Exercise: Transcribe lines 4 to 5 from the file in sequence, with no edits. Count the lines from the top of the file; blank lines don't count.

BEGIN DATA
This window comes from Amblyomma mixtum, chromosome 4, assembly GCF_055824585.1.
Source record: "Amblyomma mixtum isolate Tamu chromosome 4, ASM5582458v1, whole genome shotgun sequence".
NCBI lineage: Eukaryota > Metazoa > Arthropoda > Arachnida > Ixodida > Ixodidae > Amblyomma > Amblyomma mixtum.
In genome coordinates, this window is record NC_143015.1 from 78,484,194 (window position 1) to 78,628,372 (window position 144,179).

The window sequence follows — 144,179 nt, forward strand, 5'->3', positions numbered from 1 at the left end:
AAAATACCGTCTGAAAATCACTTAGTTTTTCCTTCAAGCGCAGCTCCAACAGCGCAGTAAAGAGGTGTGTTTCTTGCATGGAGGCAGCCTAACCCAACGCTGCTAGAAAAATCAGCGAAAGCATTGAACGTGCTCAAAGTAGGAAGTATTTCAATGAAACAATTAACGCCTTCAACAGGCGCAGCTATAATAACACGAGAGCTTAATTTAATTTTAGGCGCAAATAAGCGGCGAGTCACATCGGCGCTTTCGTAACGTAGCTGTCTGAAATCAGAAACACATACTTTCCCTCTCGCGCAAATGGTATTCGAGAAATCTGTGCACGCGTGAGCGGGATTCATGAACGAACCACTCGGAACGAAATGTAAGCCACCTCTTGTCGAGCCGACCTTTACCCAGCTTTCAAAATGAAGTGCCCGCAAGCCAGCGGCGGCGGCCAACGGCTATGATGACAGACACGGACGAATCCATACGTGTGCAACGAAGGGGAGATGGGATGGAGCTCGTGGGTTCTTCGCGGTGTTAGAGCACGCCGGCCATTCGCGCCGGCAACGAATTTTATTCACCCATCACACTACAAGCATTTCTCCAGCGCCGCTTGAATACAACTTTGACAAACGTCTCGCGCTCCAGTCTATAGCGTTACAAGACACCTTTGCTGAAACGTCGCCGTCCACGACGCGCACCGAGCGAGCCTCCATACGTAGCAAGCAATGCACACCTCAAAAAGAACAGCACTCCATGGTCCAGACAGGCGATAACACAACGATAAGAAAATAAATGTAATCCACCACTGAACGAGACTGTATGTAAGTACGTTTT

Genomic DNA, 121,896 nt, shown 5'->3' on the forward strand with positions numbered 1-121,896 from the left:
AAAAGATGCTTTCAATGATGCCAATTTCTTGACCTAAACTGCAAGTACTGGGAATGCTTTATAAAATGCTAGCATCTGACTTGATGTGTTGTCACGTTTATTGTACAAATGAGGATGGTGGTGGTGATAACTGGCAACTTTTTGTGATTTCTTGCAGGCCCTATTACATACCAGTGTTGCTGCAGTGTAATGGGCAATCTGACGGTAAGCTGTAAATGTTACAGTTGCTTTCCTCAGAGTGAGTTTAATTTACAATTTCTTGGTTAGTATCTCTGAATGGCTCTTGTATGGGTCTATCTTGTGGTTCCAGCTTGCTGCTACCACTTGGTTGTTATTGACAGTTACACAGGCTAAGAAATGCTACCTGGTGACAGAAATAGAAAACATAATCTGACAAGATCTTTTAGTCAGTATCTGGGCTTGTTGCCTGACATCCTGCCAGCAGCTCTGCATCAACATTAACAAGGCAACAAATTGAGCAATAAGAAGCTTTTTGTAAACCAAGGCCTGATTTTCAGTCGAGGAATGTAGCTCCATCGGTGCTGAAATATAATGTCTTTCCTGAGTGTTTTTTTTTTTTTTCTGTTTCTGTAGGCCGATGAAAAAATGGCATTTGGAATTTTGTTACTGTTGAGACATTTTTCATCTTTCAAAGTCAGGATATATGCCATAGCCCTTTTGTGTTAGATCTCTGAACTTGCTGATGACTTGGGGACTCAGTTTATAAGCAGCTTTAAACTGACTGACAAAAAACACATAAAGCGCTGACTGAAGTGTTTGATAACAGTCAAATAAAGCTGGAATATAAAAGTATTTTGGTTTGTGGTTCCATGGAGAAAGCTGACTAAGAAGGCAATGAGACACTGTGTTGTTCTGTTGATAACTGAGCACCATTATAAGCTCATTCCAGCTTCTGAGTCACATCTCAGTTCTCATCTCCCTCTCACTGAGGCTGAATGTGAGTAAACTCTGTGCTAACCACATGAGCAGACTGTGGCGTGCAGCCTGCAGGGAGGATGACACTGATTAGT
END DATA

In genome coordinates, this window is record NC_143015.1 from 78,484,194 (window position 1) to 78,628,372 (window position 144,179).

The window sequence follows — 144,179 nt, forward strand, 5'->3', positions numbered from 1 at the left end: